The Gladstone and The Hawarden

The Gladstone and Hawarden are the earliest extant middle-class apartment buildings in the city, and the first documented twin apartment buildings.

At five-stories and twenty-units, the Gladstone and Hawarden Apartment Buildings are examples of a Conventional Mid-Rise Apartment Building. At the present date, they are recognized as the first documented twin apartment buildings constructed in Washington, D.C.

The Gladstone and the Hawarden were built by George S. Cooper in 1900 and 1901, respectively, in the Renaissance Revival style. Cooper, an outstanding local architect responsible for many of Washington's apartment buildings, responded economically to the housing need by constructing duplicate designs. The Gladstone and Hawarden were among the first apartment buildings designed to attract Washington's middle-class to this building type. Individually and as a group, Cooper's buildings represent significant changes in patterns of middle-class residential preferences that established apartment living as socially acceptable.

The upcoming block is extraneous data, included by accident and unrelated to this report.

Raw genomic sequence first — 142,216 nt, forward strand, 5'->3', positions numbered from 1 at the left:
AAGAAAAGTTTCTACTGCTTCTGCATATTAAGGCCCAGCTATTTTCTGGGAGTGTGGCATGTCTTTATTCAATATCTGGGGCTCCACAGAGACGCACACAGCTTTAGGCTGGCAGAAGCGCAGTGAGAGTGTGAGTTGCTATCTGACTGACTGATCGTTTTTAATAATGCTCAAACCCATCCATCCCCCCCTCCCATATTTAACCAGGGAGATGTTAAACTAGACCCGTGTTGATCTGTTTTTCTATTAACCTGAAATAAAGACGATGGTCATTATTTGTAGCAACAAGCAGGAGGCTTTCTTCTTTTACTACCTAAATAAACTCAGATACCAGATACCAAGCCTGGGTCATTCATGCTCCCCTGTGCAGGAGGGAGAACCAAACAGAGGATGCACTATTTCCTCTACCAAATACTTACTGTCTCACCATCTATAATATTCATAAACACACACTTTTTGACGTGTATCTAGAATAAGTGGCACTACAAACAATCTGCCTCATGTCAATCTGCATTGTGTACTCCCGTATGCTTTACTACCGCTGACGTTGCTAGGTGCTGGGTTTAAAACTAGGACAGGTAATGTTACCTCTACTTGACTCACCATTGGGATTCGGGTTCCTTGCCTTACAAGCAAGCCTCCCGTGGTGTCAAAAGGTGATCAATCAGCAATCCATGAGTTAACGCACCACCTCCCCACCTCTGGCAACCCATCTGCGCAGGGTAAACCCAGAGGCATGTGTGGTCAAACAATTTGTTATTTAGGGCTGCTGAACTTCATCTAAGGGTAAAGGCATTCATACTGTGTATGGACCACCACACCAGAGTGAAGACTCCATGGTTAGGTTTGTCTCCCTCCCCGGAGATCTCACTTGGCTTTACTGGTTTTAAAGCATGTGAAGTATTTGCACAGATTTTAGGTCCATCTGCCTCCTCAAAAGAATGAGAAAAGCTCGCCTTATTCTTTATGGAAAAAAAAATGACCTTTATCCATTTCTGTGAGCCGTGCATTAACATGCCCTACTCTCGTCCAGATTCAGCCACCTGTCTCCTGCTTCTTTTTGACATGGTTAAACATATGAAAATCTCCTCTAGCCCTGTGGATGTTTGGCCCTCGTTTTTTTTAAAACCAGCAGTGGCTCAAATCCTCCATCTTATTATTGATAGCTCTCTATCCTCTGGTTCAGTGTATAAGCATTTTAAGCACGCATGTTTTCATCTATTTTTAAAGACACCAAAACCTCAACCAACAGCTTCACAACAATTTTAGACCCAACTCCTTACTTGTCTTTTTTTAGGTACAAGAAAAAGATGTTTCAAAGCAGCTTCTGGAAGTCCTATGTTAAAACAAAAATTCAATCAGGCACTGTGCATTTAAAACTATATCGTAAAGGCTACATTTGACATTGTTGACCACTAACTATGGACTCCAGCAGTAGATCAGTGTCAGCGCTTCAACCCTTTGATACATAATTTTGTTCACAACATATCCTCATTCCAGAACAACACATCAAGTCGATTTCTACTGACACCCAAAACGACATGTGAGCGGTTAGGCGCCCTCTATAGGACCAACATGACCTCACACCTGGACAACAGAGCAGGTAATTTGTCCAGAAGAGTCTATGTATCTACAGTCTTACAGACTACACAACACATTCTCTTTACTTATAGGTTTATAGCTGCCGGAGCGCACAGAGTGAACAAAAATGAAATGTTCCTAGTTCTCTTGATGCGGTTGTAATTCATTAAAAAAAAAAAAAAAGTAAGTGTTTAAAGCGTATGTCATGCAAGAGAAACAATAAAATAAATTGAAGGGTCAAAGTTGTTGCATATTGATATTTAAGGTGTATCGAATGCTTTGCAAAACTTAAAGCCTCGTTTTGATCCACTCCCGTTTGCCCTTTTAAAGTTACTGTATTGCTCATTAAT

The Gladstone, at 1423 R Street, N.W., was constructed in 1900. The Hawarden, at
1419 R Street, N.W., was built the following year. The freestanding buildings face south on R Street, and are separated by a grass area. The Gladstone is sited on the northeast corner of R and Johnson Streets. The Gladstone and the Hawarden are twin buildings of the Victorian era using motifs associated with the Renaissance Revival style.



1419 and 1423 R Street, NW